Analysts cautioned the index could overstate the true improvement as it measures the net balance of firms reporting an expansion or contraction in activity
Asian shares managed a tentative rally on Tuesday as factory data from China held out the hope of a rebound in activity even as other countries across the globe all but shut down.
China's official manufacturing purchasing managers' index (PMI) bounced to 52.0 in March, up from a record-low 35.7 in February and topping forecasts of 45.0.
Analysts cautioned the index could overstate the true improvement as it measures the net balance of firms reporting an expansion or contraction in activity.
If a company merely resumed working after a forced stoppage, it would read as an expansion without saying much about the overall level of activity.
Still, the headline number was a relief and helped MSCI's broadest index of Asia-Pacific shares outside Japan rise 1.1%.
Japan's Nikkei firmed 1.0% after a jittery start, while South Korea added 2%.
E-Mini futures for the S&P 500 ESc1 added another 0.6%, supported by talk of book-keeping demand.
"It's month-end rebalancing, whereby balanced funds now underweight equities versus fixed income given this month's valuation destruction, need to buy stocks to get back into balance," analysts at NAB said.
Healthcare had led Wall Street higher, with the Dow ending Monday up 3.19%, while the S&P 500 gained 3.35% and the Nasdaq 3.62%.
News on the coronavirus remained grim but radical stimulus steps by governments and central banks have at least provided some comfort to economies.
Infections in hard-hit Italy slowed a little, but the government still extended its lockdown to mid-April. California reported a steep rise in people being hospitalized, while Washington state told people to stay at home.
Trade ministers from the Group of 20 major economies agreed on Monday to keep their markets open and ensure the flow of vital medical supplies.
Oil Prices Overwhelmed
Portfolio management also played a part in the forex market where many fund managers found themselves over-hedged on their US equity holdings given the sharp fall in values seen this month, leading them to buy back dollars.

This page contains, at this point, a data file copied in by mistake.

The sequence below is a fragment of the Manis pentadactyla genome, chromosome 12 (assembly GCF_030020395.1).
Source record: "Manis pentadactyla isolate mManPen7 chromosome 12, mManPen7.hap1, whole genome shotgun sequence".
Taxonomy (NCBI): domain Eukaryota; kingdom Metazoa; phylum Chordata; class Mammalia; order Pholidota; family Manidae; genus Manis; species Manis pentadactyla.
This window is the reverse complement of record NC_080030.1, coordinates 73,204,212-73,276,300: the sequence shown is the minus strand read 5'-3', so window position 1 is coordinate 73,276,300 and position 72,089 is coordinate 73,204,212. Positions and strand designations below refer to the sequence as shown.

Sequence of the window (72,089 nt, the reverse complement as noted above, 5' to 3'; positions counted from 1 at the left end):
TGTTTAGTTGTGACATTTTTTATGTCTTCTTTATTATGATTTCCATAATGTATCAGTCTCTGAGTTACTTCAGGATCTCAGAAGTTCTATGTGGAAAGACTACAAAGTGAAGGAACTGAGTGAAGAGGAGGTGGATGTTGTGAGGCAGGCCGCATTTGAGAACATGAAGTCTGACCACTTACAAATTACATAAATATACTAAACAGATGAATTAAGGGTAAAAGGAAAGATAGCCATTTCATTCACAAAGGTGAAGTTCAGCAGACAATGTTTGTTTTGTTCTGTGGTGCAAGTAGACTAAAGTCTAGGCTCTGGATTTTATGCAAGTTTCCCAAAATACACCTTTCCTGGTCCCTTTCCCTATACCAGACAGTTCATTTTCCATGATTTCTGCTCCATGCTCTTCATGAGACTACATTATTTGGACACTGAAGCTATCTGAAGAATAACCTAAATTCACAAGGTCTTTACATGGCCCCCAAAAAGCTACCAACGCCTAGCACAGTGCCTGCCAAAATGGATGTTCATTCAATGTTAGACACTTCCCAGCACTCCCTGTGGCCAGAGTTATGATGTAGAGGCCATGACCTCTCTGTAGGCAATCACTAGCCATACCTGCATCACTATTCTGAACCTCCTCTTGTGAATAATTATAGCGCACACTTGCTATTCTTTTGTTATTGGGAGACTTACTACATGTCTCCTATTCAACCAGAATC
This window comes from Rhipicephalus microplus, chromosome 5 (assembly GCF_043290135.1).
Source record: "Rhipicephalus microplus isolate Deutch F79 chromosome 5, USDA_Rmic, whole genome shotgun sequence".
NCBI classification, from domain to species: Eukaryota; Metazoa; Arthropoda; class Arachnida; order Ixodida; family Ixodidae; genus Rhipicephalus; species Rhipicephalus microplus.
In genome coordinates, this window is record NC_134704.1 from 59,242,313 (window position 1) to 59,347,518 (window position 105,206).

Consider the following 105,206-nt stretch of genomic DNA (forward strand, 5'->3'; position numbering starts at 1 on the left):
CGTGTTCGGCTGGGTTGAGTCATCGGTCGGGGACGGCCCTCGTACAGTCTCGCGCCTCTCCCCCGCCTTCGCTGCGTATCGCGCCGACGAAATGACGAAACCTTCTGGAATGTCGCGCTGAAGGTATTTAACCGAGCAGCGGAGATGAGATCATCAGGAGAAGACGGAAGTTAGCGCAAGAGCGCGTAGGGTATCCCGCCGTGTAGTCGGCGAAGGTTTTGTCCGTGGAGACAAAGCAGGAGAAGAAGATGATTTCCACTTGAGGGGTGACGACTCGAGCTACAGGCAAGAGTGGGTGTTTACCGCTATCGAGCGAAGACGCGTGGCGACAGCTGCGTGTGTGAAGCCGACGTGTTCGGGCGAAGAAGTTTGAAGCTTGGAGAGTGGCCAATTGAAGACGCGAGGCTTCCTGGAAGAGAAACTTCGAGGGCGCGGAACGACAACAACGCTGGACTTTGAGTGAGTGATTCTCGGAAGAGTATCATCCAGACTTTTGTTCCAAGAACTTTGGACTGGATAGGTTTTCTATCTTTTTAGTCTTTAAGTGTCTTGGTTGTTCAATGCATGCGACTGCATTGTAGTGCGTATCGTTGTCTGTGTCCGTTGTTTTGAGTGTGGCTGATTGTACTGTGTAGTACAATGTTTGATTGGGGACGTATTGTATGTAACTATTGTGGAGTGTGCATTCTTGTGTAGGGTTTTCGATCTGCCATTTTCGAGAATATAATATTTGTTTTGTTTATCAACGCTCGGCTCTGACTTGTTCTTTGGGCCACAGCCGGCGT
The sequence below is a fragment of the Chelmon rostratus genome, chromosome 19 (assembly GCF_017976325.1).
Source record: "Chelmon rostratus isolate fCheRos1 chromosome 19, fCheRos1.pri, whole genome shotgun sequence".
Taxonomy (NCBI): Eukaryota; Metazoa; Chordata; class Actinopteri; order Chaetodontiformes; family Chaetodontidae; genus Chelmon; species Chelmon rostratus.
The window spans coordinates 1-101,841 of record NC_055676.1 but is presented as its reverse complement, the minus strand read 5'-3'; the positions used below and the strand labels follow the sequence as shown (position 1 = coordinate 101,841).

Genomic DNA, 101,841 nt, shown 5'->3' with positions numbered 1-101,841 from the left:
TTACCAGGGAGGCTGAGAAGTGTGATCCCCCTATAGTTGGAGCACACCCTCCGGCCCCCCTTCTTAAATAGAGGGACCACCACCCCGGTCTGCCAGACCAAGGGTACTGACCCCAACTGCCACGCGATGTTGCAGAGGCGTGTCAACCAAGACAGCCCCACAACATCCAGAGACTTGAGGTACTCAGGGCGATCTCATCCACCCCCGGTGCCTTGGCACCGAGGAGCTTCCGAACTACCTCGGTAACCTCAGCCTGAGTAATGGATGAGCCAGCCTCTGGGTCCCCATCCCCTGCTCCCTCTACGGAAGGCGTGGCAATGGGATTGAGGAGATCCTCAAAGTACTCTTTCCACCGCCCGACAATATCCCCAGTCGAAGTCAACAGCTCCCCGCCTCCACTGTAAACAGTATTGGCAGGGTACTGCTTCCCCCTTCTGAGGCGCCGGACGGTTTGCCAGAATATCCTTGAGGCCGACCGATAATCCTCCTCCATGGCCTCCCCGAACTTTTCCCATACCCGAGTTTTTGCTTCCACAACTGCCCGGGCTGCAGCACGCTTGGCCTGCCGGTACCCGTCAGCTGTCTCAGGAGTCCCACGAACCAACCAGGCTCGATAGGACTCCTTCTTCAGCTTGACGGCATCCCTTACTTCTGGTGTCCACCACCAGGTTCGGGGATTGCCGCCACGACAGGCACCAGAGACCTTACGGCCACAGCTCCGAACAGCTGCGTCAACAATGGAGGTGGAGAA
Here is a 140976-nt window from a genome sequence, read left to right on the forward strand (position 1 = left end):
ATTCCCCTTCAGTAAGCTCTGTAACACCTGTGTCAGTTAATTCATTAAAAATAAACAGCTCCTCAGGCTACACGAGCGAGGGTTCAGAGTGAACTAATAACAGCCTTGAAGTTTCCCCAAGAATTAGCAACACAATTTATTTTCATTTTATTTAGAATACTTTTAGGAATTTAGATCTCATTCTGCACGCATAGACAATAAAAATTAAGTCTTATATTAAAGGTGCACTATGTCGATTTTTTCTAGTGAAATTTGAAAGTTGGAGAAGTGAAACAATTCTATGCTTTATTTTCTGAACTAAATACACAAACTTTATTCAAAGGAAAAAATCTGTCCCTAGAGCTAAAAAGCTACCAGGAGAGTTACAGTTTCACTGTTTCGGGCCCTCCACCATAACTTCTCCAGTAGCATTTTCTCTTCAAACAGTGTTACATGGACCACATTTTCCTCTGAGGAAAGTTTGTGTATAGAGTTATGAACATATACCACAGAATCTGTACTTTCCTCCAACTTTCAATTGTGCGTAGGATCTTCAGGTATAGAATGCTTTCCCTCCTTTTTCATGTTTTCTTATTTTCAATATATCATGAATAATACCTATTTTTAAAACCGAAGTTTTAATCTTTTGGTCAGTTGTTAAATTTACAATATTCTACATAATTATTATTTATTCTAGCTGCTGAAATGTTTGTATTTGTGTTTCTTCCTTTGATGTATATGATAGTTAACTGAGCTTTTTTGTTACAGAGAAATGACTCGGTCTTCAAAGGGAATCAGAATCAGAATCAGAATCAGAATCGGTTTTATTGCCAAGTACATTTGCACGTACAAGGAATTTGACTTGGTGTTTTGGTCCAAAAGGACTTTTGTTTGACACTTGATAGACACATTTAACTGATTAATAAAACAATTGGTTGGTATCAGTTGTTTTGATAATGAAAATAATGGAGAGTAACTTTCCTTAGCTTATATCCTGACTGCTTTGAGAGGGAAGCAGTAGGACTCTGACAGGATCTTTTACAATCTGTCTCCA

That saw the euro ease back to $1.1020, from a top of $1.143 on Monday, while the dollar index bounced to 99.330, from a trough of 98.330.
Month-end demand for dollars from Japanese funds saw the dollar inch up to 108.45 yen, though it remained some way from last week's peak at 111.71.
Oil prices plunged to the lowest in almost 18 years on Monday as lockdowns for the virus squeezed demand even as Saudi Arabia and Russia vied to pump more product.
In a new twist, US President Donald Trump and Russian President Vladimir Putin agreed during a phone call on Monday to have their top energy officials meet to discuss slumping prices.
"However, the reality is that the level damage to demand is likely to overwhelm any production cut agreement between major producers," wrote analysts at ANZ in a note.
"The lockdown of cities around the world and the shutdown of the aviation industry will cause a fall in demand the industry has never seen before."
Prices did at least try and steady early Tuesday, with US crude CLc1 up 56 cents to $20.64. Brent crude LCOc1 futures gained 19 cents to $22.95 a barrel.
In the gold market all the talk has been of a rush of demand for the physical product amid shortages in coins and small bars. Flows into gold-backed ETFs have ballooned by $13 billion so far this year, the most since 2004.
The metal was holding at $1,615 an ounce XAU=, well up from a low of $1,450 touched early in the month.